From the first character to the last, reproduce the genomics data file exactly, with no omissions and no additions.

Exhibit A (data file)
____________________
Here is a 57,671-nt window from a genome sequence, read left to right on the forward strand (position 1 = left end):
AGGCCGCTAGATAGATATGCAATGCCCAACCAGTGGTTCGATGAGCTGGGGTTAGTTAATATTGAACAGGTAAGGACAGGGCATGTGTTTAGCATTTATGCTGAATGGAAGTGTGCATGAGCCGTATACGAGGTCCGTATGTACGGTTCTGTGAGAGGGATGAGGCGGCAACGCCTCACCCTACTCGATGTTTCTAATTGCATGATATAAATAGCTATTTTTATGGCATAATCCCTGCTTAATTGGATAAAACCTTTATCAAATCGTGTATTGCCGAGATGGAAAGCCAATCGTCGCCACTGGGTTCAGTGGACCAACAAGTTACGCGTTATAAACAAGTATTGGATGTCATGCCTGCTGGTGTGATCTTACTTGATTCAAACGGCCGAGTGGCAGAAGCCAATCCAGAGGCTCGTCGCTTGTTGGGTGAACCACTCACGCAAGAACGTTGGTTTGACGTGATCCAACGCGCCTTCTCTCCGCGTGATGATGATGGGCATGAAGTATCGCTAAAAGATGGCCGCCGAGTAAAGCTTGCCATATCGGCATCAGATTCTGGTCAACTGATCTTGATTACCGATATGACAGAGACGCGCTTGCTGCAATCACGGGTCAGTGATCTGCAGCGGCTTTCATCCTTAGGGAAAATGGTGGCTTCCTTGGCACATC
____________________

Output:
Here is a 57,671-nt window from a genome sequence, read left to right on the forward strand (position 1 = left end):
AGGCCGCTAGATAGATATGCAATGCCCAACCAGTGGTTCGATGAGCTGGGGTTAGTTAATATTGAACAGGTAAGGACAGGGCATGTGTTTAGCATTTATGCTGAATGGAAGTGTGCATGAGCCGTATACGAGGTCCGTATGTACGGTTCTGTGAGAGGGATGAGGCGGCAACGCCTCACCCTACTCGATGTTTCTAATTGCATGATATAAATAGCTATTTTTATGGCATAATCCCTGCTTAATTGGATAAAACCTTTATCAAATCGTGTATTGCCGAGATGGAAAGCCAATCGTCGCCACTGGGTTCAGTGGACCAACAAGTTACGCGTTATAAACAAGTATTGGATGTCATGCCTGCTGGTGTGATCTTACTTGATTCAAACGGCCGAGTGGCAGAAGCCAATCCAGAGGCTCGTCGCTTGTTGGGTGAACCACTCACGCAAGAACGTTGGTTTGACGTGATCCAACGCGCCTTCTCTCCGCGTGATGATGATGGGCATGAAGTATCGCTAAAAGATGGCCGCCGAGTAAAGCTTGCCATATCGGCATCAGATTCTGGTCAACTGATCTTGATTACCGATATGACAGAGACGCGCTTGCTGCAATCACGGGTCAGTGATCTGCAGCGGCTTTCATCCTTAGGGAAAATGGTGGCTTCCTTGGCACATC